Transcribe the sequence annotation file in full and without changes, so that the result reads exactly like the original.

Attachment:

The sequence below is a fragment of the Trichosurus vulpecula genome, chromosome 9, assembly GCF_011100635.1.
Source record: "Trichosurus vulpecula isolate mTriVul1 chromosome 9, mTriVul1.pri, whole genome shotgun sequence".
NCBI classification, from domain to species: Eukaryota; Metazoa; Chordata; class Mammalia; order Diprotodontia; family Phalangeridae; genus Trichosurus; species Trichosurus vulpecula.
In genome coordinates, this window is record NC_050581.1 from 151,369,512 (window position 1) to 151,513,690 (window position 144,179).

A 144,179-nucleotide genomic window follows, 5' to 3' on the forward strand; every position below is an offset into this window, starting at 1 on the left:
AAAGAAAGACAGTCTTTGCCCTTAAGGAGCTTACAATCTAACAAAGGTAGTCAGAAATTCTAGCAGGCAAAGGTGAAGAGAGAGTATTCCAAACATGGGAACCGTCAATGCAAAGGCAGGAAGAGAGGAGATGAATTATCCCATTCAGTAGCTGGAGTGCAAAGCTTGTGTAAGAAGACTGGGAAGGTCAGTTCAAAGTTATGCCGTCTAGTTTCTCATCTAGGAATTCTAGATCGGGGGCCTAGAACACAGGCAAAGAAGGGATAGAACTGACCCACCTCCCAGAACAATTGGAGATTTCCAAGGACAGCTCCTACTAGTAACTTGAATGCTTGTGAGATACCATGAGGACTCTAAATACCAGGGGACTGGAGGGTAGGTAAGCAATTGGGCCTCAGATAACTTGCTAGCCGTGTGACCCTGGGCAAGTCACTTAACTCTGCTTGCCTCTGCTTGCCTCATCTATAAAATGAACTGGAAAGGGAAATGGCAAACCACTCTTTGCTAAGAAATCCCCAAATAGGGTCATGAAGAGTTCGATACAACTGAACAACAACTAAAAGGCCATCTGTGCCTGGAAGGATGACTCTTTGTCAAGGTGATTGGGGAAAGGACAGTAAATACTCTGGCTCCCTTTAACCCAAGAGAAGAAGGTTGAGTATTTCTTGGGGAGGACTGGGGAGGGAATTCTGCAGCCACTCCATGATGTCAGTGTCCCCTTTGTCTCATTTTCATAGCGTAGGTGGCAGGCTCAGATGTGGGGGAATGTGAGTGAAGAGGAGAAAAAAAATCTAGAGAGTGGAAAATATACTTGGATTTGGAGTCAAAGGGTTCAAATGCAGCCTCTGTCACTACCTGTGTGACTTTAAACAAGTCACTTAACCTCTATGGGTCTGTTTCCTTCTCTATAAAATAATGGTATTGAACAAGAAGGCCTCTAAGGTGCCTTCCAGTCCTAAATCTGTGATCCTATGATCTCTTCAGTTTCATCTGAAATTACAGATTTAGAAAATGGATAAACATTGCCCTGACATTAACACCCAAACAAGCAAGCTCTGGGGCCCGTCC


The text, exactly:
The sequence below is a fragment of the Trichosurus vulpecula genome, chromosome 9, assembly GCF_011100635.1.
Source record: "Trichosurus vulpecula isolate mTriVul1 chromosome 9, mTriVul1.pri, whole genome shotgun sequence".
NCBI classification, from domain to species: Eukaryota; Metazoa; Chordata; class Mammalia; order Diprotodontia; family Phalangeridae; genus Trichosurus; species Trichosurus vulpecula.
In genome coordinates, this window is record NC_050581.1 from 151,369,512 (window position 1) to 151,513,690 (window position 144,179).

A 144,179-nucleotide genomic window follows, 5' to 3' on the forward strand; every position below is an offset into this window, starting at 1 on the left:
AAAGAAAGACAGTCTTTGCCCTTAAGGAGCTTACAATCTAACAAAGGTAGTCAGAAATTCTAGCAGGCAAAGGTGAAGAGAGAGTATTCCAAACATGGGAACCGTCAATGCAAAGGCAGGAAGAGAGGAGATGAATTATCCCATTCAGTAGCTGGAGTGCAAAGCTTGTGTAAGAAGACTGGGAAGGTCAGTTCAAAGTTATGCCGTCTAGTTTCTCATCTAGGAATTCTAGATCGGGGGCCTAGAACACAGGCAAAGAAGGGATAGAACTGACCCACCTCCCAGAACAATTGGAGATTTCCAAGGACAGCTCCTACTAGTAACTTGAATGCTTGTGAGATACCATGAGGACTCTAAATACCAGGGGACTGGAGGGTAGGTAAGCAATTGGGCCTCAGATAACTTGCTAGCCGTGTGACCCTGGGCAAGTCACTTAACTCTGCTTGCCTCTGCTTGCCTCATCTATAAAATGAACTGGAAAGGGAAATGGCAAACCACTCTTTGCTAAGAAATCCCCAAATAGGGTCATGAAGAGTTCGATACAACTGAACAACAACTAAAAGGCCATCTGTGCCTGGAAGGATGACTCTTTGTCAAGGTGATTGGGGAAAGGACAGTAAATACTCTGGCTCCCTTTAACCCAAGAGAAGAAGGTTGAGTATTTCTTGGGGAGGACTGGGGAGGGAATTCTGCAGCCACTCCATGATGTCAGTGTCCCCTTTGTCTCATTTTCATAGCGTAGGTGGCAGGCTCAGATGTGGGGGAATGTGAGTGAAGAGGAGAAAAAAAATCTAGAGAGTGGAAAATATACTTGGATTTGGAGTCAAAGGGTTCAAATGCAGCCTCTGTCACTACCTGTGTGACTTTAAACAAGTCACTTAACCTCTATGGGTCTGTTTCCTTCTCTATAAAATAATGGTATTGAACAAGAAGGCCTCTAAGGTGCCTTCCAGTCCTAAATCTGTGATCCTATGATCTCTTCAGTTTCATCTGAAATTACAGATTTAGAAAATGGATAAACATTGCCCTGACATTAACACCCAAACAAGCAAGCTCTGGGGCCCGTCC